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Hardliner wins presidency in Iran thanks to boycott, irregularities

Posted By Jerome R. Corsi On 06/27/2005 @ 1:00 am In Commentary | Comments Disabled

Hardliner wins presidency in Iran
Exclusive: Jerome Corsi attributes election to boycott and irregularities

The hard-line Tehran Mayor Mahmoud Ahmadinejad yesterday won the Iranian run-off presidential election, defeating the favored former-president Hashemi Rafsanjani.

The result is largely due to a planned boycott of the election in protest of the oppressive regime of the mullahs. An estimated 25 million people voted yesterday, of some 52 million Iranians who should have the right to vote. Moreover, a score of irregularities distinguished election day, ranging from using the identification cards of the mentally ill and deceased to vote, as well as multiple voting under the same name utilizing various forms of ID including driving permits, birth certificates, and national or service IDs. Aggressive state intelligence agents and harassing local Bassij militia threatened or otherwise coerced many to vote who otherwise would have stayed away.

The election will be touted internationally as a defeat for the “reformists” and “pragmatists,” who supposedly would have favored a victory for Rafsanjani. The former pistachio farmer had campaigned on his prior experience as president and his ability to engage the United States in “constructive negotiations.”

The reality is that both candidates were mullah puppets, both hardliners regardless of the rhetoric to the contrary. In 1989, when Rafsanjani was president before, he brutally put down the student revolt by hiring thugs who entered the university with clubs and chains to break up the dormitories and brutally beat the students into submission.

Rafsanjani is still under international indictment for the murder of Iranian dissidents in Europe – he cannot even leave Iran without risk of international arrest and prosecution. Rafsanjani was simply being repackaged as a constructive force, a public-relations job which fooled only the most pro-mullah supporters in Iran or around the world.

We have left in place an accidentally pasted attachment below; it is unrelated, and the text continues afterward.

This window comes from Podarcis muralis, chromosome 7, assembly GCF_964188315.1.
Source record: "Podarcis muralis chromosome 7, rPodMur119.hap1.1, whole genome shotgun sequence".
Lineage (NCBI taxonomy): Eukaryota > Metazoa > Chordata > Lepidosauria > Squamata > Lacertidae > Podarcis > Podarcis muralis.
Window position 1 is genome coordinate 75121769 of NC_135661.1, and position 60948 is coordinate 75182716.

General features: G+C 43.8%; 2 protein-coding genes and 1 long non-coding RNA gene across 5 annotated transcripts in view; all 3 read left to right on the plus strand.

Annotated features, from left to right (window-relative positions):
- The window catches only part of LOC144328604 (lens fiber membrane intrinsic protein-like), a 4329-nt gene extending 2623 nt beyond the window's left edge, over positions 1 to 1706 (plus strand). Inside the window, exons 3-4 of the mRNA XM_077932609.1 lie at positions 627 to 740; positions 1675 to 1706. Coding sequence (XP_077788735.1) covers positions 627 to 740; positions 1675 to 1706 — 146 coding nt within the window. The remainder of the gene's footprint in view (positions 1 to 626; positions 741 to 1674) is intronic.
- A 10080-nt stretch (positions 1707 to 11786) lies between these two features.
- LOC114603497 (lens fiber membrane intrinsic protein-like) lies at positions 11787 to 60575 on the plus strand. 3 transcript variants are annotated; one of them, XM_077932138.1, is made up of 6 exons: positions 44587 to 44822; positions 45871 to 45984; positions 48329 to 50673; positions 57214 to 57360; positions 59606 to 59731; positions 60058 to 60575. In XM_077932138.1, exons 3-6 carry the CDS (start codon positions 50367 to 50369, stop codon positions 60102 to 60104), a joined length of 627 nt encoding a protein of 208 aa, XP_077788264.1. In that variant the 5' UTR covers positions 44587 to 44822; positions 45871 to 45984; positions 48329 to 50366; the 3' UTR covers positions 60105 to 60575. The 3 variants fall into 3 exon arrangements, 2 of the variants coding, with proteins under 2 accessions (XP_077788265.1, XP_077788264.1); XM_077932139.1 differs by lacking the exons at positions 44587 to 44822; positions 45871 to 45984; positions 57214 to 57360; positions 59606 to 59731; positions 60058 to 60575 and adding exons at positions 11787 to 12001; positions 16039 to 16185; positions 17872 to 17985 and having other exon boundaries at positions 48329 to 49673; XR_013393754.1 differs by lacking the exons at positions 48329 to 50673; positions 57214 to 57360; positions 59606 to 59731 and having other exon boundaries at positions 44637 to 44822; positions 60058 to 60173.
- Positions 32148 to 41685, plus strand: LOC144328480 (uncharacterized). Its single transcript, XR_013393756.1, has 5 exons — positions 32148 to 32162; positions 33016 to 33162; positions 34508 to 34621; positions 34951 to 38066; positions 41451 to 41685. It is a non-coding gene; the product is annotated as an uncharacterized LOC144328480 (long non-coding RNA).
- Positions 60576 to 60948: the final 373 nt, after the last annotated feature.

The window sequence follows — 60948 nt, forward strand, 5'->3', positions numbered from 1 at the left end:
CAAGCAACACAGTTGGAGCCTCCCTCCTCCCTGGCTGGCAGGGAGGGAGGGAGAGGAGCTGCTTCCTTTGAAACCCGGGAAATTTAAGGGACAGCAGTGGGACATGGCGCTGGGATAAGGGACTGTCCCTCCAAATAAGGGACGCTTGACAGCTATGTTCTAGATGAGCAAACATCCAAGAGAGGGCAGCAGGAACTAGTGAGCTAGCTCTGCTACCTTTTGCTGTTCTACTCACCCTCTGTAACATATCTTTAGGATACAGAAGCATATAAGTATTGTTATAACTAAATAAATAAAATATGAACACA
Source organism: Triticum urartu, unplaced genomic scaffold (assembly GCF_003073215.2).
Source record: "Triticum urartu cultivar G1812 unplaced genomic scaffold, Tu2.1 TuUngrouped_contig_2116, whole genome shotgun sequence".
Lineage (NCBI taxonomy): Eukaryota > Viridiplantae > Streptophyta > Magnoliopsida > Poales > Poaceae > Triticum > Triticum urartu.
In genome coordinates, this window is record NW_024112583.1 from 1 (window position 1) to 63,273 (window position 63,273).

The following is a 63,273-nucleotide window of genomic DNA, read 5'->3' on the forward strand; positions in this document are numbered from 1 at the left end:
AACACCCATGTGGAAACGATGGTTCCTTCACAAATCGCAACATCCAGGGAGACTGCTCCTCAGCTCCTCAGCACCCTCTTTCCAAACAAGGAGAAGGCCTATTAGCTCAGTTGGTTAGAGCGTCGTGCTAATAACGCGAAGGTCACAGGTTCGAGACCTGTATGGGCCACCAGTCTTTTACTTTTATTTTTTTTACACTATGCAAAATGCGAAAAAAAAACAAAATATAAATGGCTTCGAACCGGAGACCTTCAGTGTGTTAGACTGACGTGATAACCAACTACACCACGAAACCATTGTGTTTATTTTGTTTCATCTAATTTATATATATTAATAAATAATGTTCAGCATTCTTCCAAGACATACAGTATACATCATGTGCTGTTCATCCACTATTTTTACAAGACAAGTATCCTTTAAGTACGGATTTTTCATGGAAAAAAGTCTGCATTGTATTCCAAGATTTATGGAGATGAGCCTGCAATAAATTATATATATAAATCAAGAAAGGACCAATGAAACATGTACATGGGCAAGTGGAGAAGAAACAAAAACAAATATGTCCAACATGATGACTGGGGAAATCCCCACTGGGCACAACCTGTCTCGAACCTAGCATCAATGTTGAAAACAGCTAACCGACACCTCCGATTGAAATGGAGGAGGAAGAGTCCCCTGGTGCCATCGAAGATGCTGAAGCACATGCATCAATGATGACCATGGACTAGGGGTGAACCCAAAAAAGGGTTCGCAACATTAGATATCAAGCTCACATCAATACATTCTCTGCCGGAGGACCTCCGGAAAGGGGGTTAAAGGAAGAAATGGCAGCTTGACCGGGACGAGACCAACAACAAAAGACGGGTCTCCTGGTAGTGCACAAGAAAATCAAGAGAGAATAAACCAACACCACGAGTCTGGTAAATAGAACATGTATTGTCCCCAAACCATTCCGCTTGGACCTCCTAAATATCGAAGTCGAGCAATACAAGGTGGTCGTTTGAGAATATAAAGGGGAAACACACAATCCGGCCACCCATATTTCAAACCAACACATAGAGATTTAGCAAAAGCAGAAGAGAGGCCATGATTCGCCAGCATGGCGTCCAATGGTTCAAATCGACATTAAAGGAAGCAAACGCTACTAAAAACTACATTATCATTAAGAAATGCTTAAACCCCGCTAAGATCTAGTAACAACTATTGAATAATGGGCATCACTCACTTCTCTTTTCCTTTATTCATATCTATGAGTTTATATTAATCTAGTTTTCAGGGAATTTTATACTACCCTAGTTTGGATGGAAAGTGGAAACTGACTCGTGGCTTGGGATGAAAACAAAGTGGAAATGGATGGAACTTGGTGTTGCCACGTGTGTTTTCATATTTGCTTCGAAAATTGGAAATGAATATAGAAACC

The vast majority of those wanting progressive change in Iran largely stayed away, abandoning the polls to the ultra-conservative forces within the society dominated by the theocracy. A movement to boycott elections in Iran has grown in force since 1997 when Khatami, the current president, was elected on a promise to reform Iran. When Khatami’s promises proved empty because he, too, was completely dominated by the mullahs, millions of Iranians decided there was no point in voting in the sham elections conducted by the theocracy.

The reaction of the U.S. State Department was surprisingly appropriate. According to spokesperson Joanne Moore, the result of the Iranian presidential election would not change U.S. policy toward Iran. “With the conclusion of the elections in Iran, we have seen nothing that sways us from our view that Iran is out of step with the rest of the region in the currents of freedom and liberty that have been so apparent in Iraq, Afganistan and Lebanon,” Moore stated, continuing the administration’s theme of rejecting the mullahs and their fraudulent election practices.

Judging from Ahmadinejad’s past as mayor of Tehran, the people of Iran are in for even more repression of political, economic and religious freedoms in the days ahead. The most conservative mullahs now have control over both Iran’s parliament and the presidency. We can expect Iran to move even further away from any thought of internal change or serious engagement with the United States.

Possibly the regime will resume the charade of negotiating with the Europeans on Iran’s nuclear program for a while longer. Yet, the internal pressure to resume enriching uranium can be expected to grow, fueled by the extreme clerics who believe in their hearts that Iran’s only path ahead is to possess nuclear weapons as soon as possible, regardless of what the rest of the world says. Forget rapprochement with the United States – that was unlikely to happen regardless of who won this farce of an election.


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